So much pizza. In the last 11 years we’ve made so, so many pizzas that none of us are very interested in eating any, but focaccia is not quite pizza, not quite bread, still filling enough for a meal. Plan ahead a little. The poolish needs 12-18 hours before you use it. Once mixed, the dough will take another 2-3 hours before it’s ready to top and bake.
It’s too early for garden tomatoes or fresh basil here, but I did find mozzarella pearls at the store last week. Maybe you’re a pesto maker, maybe not. My preferred retail brand is that little jar made by Classico. I always carry a few jars with us when we cater pizza parties, just in case the fresh basil is unavailable or runs out before we’re done. It makes a perfectly acceptable substitute. On this focaccia I used a light layer of pesto over the whole focaccia, topped by cherry tomatoes sliced in half, quick-pickled onions, and lots of mozzarella pearls, which made it look like it was covered with miniature marshmallows.
To make this later in summer, brush a light coat of olive oil, flavored with herbs if possible, on the proofed dough. Scatter thinly sliced fresh tomatoes and sweet onions and finish with mozzarella pearls or shredded mozzarella.
— Joan, 5 June 2020
Tomato and pesto focaccia
- 3/4 cup (170 grams) lukewarm water
- 1½ cups (166 grams) bread flour
- 1/8 teaspoon instant yeast
- 2 cloves minced fresh garlic, or 1 generous tablespoon roasted, mashed garlic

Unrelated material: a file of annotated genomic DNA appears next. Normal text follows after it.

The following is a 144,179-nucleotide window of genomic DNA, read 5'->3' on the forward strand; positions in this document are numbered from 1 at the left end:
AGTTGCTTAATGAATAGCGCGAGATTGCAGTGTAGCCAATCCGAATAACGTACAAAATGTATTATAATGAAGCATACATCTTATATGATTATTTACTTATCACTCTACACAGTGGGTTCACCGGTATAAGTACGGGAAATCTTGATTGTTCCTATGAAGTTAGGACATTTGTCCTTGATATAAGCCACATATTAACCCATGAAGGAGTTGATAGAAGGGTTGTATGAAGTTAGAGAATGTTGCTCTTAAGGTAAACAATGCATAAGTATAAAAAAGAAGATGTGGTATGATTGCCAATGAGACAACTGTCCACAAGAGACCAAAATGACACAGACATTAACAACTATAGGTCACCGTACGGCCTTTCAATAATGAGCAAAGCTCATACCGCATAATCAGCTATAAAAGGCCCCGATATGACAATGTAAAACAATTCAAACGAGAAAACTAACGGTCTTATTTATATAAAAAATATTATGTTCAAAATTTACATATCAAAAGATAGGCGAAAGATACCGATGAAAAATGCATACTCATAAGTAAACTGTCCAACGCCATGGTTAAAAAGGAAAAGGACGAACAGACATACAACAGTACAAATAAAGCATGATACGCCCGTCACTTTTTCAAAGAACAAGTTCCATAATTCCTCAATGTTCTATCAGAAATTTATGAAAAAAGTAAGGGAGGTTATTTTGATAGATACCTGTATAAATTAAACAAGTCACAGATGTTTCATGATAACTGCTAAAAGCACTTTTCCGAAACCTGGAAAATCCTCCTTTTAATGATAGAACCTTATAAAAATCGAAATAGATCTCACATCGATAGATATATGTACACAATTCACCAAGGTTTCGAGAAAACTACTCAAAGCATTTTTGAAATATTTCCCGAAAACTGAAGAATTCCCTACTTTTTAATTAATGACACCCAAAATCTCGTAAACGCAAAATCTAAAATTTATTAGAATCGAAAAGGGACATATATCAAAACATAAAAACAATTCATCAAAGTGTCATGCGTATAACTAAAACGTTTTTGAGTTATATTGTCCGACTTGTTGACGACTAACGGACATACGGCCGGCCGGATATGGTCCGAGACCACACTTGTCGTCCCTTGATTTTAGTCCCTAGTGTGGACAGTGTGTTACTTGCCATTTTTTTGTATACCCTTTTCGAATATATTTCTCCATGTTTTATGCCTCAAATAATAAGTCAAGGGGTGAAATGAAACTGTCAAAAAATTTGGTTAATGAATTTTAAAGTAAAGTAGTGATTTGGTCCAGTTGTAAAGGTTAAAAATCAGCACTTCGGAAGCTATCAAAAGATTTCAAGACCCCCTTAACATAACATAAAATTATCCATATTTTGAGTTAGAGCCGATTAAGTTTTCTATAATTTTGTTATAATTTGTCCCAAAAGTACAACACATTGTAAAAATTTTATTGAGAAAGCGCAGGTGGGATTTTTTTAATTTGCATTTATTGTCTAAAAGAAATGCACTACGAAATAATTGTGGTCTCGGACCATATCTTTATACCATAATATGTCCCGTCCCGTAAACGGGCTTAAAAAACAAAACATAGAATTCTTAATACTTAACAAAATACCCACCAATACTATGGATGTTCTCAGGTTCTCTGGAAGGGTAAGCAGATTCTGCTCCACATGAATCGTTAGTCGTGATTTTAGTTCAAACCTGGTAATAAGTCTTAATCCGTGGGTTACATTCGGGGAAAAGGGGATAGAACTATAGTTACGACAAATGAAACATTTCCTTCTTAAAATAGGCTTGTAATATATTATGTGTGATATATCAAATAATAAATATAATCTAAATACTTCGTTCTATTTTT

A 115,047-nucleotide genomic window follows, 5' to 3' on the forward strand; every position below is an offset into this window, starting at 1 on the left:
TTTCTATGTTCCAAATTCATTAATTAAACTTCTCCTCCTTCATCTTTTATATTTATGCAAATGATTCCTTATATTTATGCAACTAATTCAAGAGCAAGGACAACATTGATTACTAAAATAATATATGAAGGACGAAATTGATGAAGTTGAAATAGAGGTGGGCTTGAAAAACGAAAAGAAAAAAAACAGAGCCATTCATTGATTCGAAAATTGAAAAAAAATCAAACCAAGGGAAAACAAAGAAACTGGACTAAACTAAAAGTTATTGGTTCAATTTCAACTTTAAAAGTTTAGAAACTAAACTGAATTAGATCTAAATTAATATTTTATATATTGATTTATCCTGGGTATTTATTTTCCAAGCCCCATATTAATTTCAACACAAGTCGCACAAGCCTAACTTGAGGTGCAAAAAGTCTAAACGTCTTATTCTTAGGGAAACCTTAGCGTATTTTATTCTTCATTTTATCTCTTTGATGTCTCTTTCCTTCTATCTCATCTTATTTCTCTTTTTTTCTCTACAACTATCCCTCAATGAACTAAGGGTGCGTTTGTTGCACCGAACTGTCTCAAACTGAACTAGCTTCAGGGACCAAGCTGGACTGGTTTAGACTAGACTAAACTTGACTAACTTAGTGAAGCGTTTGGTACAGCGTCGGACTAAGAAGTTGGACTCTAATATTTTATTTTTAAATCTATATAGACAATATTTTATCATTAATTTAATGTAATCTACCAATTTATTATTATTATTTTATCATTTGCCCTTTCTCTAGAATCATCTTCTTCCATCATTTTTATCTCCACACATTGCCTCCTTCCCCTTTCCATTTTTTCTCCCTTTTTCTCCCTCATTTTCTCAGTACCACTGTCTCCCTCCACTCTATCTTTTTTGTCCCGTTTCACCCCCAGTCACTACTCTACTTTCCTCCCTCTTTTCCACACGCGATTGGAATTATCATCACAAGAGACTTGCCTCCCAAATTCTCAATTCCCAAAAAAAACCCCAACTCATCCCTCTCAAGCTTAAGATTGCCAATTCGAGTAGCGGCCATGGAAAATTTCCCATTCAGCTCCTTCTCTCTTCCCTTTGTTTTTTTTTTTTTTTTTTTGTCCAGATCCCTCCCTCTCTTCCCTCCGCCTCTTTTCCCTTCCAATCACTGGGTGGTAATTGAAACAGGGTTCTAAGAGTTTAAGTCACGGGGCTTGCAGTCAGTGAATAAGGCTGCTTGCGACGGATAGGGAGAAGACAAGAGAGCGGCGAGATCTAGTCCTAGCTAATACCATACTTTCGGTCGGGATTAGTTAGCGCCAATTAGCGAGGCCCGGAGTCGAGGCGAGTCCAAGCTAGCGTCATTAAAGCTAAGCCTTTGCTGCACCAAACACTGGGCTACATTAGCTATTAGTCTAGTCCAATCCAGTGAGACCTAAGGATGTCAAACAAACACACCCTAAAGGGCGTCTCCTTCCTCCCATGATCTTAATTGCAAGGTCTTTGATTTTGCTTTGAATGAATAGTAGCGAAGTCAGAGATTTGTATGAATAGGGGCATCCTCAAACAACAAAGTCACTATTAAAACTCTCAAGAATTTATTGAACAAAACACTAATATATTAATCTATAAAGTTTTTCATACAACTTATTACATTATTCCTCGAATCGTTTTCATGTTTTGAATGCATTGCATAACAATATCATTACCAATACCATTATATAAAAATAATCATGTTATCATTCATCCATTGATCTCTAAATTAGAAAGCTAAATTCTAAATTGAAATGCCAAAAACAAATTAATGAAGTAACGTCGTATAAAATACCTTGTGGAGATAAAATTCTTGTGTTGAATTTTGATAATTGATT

Mix all together in a bowl. Cover tightly and let sit at cool room temperature (around 60-65°F) overnight, or refrigerate for up to 18 hours. If refrigerated, bring to room temperature before using.
- 3/8 cup (80 grams) lukewarm water
- 3 tablespoons (45 grams) olive oil
- all of the poolish
- 1½ cups (200 grams) bread flour
- 3/4 teaspoon instant yeast
- 1 teaspoon salt
Mix the water, olive oil and poolish in the bowl of a stand mixer fitted with the paddle. Mix on low just to combine. Add the flour, yeast and salt, mixing on low until all of the flour is incorporated. Turn to medium high and knead for 5 minutes. Turn dough out onto a 9″x13″ cookie sheet or pan sprayed with oil. Oil your hands and stretch and flatten dough into a rectangle roughly the size of the pan. Cover with an inverted pan or large container and let rest for 30 minutes.
After 30 minutes, stretch the dough out and back onto itself on all four sides, turn it over and pat back into a rectangle, then cover and let rest another 30 minutes. Turn the oven on to 500°F at this point so it has an hour to get hot. Repeat the stretching and folding of the dough one more time, cover and rest another 30 minutes. Repeat this stretch and fold one more time, allowing 20 minutes or so to let the dough relax if necessary before fitting it to the pan. Cover and let rise till it’s almost doubled in depth and looks puffy.
Poke the surface with your fingers and brush dough with pesto. Place the toppings on it, cover again and let it rest for 20 minutes. Turn the oven down to 450ºF and bake for about 15-20 minutes, till top is golden brown.